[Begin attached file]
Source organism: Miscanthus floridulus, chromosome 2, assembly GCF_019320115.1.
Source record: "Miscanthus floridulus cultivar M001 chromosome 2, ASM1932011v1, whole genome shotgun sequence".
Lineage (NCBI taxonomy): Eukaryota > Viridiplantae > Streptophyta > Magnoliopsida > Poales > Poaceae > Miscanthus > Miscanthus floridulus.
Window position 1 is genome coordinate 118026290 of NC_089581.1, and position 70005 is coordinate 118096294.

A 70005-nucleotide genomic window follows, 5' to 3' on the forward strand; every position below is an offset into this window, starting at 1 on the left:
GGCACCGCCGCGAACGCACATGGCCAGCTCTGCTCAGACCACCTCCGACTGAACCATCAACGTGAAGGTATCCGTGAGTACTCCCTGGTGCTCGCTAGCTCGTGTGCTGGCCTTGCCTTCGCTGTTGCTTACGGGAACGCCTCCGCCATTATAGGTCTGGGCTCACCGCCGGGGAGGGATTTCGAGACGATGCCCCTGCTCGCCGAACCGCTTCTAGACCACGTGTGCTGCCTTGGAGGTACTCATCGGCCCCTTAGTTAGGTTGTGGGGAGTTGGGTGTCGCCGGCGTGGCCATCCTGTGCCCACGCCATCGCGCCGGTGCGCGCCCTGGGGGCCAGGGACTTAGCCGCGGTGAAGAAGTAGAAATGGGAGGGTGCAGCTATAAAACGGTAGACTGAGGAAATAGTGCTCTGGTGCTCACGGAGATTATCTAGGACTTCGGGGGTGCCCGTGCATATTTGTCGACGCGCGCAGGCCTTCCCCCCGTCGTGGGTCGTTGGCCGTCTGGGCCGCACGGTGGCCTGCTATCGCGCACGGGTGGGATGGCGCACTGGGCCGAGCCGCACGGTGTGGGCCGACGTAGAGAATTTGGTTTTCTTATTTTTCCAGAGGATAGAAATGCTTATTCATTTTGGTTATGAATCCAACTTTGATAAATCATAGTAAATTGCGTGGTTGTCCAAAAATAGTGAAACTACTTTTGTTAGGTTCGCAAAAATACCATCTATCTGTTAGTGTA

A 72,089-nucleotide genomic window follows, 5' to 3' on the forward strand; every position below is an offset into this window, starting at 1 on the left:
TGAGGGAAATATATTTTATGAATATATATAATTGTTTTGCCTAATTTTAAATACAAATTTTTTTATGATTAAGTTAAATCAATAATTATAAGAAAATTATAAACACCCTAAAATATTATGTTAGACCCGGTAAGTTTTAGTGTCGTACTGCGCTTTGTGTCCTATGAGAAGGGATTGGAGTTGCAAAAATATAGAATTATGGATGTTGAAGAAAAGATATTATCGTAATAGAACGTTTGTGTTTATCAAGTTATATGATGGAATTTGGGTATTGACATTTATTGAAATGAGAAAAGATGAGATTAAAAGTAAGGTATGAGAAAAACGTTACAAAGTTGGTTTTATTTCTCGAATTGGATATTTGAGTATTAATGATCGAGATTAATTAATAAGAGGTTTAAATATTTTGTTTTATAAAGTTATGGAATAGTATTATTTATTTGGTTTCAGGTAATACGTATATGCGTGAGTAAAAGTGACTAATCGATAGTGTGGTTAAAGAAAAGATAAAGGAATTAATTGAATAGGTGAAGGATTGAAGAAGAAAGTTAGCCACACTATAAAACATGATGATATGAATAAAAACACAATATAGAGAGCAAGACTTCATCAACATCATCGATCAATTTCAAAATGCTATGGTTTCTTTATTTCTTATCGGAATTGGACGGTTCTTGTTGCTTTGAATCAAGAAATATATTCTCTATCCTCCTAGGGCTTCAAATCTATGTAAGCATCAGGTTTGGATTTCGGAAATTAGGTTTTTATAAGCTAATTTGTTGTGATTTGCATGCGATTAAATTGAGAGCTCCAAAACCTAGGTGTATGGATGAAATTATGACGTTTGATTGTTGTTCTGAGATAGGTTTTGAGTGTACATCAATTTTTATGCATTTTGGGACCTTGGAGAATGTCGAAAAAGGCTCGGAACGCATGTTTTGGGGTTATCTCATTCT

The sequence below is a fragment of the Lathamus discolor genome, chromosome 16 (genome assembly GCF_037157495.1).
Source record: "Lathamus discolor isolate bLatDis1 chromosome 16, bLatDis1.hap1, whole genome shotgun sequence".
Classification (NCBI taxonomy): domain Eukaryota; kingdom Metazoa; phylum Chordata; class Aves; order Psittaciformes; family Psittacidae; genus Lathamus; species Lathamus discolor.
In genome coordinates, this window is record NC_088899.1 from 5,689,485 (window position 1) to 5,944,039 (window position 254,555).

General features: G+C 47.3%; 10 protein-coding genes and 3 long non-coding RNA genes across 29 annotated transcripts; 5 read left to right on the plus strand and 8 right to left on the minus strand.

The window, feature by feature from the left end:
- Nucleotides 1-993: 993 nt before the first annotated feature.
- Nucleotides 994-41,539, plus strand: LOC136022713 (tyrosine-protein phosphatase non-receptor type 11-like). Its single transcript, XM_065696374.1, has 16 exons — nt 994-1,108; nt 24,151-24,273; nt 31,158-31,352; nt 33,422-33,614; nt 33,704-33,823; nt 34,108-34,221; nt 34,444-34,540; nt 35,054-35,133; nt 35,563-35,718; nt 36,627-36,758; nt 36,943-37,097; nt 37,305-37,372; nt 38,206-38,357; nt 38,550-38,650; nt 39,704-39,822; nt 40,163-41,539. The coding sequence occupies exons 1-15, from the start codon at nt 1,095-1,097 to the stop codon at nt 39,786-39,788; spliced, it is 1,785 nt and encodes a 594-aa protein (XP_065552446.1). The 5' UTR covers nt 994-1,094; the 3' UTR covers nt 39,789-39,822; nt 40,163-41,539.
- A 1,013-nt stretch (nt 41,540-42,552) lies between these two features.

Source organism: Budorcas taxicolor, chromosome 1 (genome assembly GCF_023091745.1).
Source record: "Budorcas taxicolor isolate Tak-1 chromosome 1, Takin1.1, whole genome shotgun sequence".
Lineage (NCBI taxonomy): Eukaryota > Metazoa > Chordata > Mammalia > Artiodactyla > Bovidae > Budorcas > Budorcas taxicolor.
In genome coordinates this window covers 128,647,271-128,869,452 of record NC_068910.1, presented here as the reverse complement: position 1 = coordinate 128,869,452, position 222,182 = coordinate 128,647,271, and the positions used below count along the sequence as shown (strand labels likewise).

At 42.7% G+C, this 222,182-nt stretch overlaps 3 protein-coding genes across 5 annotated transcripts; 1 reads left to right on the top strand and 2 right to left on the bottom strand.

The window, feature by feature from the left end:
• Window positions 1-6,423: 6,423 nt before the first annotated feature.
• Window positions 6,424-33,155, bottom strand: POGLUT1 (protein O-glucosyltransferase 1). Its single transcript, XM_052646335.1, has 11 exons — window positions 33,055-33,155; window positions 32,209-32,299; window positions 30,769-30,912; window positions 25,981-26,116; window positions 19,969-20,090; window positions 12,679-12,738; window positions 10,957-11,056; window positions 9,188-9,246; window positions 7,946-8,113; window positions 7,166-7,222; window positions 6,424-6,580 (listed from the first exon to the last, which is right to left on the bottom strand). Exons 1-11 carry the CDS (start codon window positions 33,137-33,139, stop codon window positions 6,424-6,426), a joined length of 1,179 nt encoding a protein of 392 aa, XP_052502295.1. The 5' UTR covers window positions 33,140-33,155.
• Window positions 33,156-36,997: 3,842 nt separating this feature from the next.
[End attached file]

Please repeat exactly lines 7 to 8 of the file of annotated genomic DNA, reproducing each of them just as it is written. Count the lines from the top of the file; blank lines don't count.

A 72,089-nucleotide genomic window follows, 5' to 3' on the forward strand; every position below is an offset into this window, starting at 1 on the left:
TGAGGGAAATATATTTTATGAATATATATAATTGTTTTGCCTAATTTTAAATACAAATTTTTTTATGATTAAGTTAAATCAATAATTATAAGAAAATTATAAACACCCTAAAATATTATGTTAGACCCGGTAAGTTTTAGTGTCGTACTGCGCTTTGTGTCCTATGAGAAGGGATTGGAGTTGCAAAAATATAGAATTATGGATGTTGAAGAAAAGATATTATCGTAATAGAACGTTTGTGTTTATCAAGTTATATGATGGAATTTGGGTATTGACATTTATTGAAATGAGAAAAGATGAGATTAAAAGTAAGGTATGAGAAAAACGTTACAAAGTTGGTTTTATTTCTCGAATTGGATATTTGAGTATTAATGATCGAGATTAATTAATAAGAGGTTTAAATATTTTGTTTTATAAAGTTATGGAATAGTATTATTTATTTGGTTTCAGGTAATACGTATATGCGTGAGTAAAAGTGACTAATCGATAGTGTGGTTAAAGAAAAGATAAAGGAATTAATTGAATAGGTGAAGGATTGAAGAAGAAAGTTAGCCACACTATAAAACATGATGATATGAATAAAAACACAATATAGAGAGCAAGACTTCATCAACATCATCGATCAATTTCAAAATGCTATGGTTTCTTTATTTCTTATCGGAATTGGACGGTTCTTGTTGCTTTGAATCAAGAAATATATTCTCTATCCTCCTAGGGCTTCAAATCTATGTAAGCATCAGGTTTGGATTTCGGAAATTAGGTTTTTATAAGCTAATTTGTTGTGATTTGCATGCGATTAAATTGAGAGCTCCAAAACCTAGGTGTATGGATGAAATTATGACGTTTGATTGTTGTTCTGAGATAGGTTTTGAGTGTACATCAATTTTTATGCATTTTGGGACCTTGGAGAATGTCGAAAAAGGCTCGGAACGCATGTTTTGGGGTTATCTCATTCT